(this is a blog entry from another blog of mine now defunct; originally posted 8/25/05)
Master of Puppets (1986)Produced by Metallica and Flemming Rassmussen
One of the best albums ever, in my opinion. This was Metallica when they started to take over the world.I first heard Master of Puppets shortly before the release of ...And Justice For All. A friend of mine loved Metallica and kept telling me to listen to them, but I wouldn't because another friend of mine who was a huge Iron Maiden fan told me they sucked. Eventually I gave in and borrowed a tape of Master of Puppets. I was amazed that something with that much power and heft was coming out of my cheap stereo. For the next two or three weeks I listened to it non-stop, very loud, over and over again. (My father was pissed!)
What struck me about Master of Puppets initially was how heavy and fast it sounded (at least back in 1988 or so when I heard it). The songs seemed very well-developed and not just a collection of melodies (they almost have a narrative drive behind them). And the lyrics were menacing. I loved it.
The work starts off with Battery, one of Metallica's best songs. There is an acoustic guitar which opens the song--kind of haunting--then the loud electric guitars kick off, picking up the same melody. The rest of the song is like a frenzy, with much power and rhythm.The next song is the classic title track. This is one of the songs on the album which seems to have a narrative drive. There is a purpose to the way the song is structured, with a definite opening, middle and end. The solo in the middle is quite lovely and the "cackles of the damned" at the end add a nice touch.Other songs of note: The Thing That Should Not Be has a very menacing, mesmerizing opening and H.P. Lovecraft-inspired lyrics; Disposable Heroes has a great, driving rhythm throughout the whole song--when you hear the song it feels like going to a war; Orion is a great instrumental with a nice little part by Cliff Burton (bass)--very moody song with a lot of different parts to it (I wish Metallica still did instrumentals); Damage, Inc. closes the album on yet another frenzied note, the song is harsh and ugly (I love it!).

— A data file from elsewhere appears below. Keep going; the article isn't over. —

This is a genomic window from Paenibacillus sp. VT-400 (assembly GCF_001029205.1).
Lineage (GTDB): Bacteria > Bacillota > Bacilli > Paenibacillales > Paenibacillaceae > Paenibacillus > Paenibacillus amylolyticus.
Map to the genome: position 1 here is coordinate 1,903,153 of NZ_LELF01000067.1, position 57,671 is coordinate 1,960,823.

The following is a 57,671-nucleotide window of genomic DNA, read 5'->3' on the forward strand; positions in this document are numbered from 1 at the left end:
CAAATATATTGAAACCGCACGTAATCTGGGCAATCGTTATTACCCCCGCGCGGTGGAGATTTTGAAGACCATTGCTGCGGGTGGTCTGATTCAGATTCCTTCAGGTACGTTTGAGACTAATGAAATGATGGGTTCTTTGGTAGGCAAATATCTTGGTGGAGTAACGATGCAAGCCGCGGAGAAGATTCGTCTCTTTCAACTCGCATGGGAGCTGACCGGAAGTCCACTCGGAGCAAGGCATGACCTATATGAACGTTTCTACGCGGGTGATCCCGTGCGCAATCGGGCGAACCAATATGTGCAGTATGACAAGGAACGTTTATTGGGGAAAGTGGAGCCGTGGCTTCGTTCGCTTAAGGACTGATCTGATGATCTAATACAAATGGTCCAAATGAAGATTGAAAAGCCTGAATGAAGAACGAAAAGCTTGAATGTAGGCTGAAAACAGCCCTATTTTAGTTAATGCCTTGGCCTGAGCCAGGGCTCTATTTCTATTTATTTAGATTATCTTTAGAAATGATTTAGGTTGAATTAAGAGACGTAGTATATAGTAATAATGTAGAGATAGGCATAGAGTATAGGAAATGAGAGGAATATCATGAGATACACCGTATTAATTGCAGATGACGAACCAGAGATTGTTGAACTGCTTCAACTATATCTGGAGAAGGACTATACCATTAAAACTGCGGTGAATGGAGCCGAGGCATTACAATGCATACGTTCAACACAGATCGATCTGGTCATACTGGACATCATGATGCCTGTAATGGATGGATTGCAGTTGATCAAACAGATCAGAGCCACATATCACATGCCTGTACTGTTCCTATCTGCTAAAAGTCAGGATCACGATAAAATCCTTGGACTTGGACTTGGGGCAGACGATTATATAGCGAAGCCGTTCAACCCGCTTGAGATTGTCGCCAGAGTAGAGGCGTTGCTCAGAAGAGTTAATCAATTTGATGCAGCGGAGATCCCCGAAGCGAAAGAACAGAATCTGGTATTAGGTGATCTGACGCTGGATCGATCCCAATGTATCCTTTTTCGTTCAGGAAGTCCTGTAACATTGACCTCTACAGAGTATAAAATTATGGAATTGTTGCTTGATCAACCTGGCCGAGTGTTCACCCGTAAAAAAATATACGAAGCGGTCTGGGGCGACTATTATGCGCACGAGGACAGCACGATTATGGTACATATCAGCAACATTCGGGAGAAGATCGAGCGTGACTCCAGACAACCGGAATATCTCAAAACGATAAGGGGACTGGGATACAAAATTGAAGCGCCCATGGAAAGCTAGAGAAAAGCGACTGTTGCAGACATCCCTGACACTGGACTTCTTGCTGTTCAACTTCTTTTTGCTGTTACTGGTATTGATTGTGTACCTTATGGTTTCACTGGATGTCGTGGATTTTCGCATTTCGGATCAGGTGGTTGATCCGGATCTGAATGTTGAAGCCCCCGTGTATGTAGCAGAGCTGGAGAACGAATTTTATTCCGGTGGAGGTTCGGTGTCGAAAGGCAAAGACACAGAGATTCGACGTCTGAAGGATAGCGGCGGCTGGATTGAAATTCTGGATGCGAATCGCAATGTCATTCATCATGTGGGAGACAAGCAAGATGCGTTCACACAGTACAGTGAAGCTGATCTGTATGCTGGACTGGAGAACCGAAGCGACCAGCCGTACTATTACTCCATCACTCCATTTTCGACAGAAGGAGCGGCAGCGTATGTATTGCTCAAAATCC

Overall Master of Puppets has a sense of menace, madness, and "hell on earth." Plus it still is one of the heaviest albums I've ever heard.
Cover Art:The cover shows a military cemetery with a reddish sky in the background and giant hands in the sky playing with the puppet strings attached to the crosses on the graves. Very doom-laden cover.
Links:Metallica.com--official website http://www.metallica.com/index.aspThe Metallica Club--fan club website http://www.metclub.com/